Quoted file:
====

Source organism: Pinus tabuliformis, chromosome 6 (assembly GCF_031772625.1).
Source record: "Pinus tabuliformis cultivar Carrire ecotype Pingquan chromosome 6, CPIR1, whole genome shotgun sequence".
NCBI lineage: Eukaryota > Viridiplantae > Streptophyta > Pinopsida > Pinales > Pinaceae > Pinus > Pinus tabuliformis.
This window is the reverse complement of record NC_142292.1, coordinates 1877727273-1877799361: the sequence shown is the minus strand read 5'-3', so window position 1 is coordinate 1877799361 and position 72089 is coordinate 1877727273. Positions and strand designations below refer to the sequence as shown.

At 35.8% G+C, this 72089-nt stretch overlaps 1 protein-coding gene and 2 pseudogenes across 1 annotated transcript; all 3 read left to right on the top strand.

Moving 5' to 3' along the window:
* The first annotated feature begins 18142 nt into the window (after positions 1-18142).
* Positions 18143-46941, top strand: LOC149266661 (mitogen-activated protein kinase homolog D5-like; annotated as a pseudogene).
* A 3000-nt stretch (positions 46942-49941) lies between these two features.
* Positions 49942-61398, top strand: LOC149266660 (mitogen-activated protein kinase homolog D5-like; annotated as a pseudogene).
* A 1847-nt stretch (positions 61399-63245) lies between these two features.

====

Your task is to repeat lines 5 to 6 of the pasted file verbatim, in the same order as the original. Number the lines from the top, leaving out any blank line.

At 35.8% G+C, this 72089-nt stretch overlaps 1 protein-coding gene and 2 pseudogenes across 1 annotated transcript; all 3 read left to right on the top strand.

Moving 5' to 3' along the window: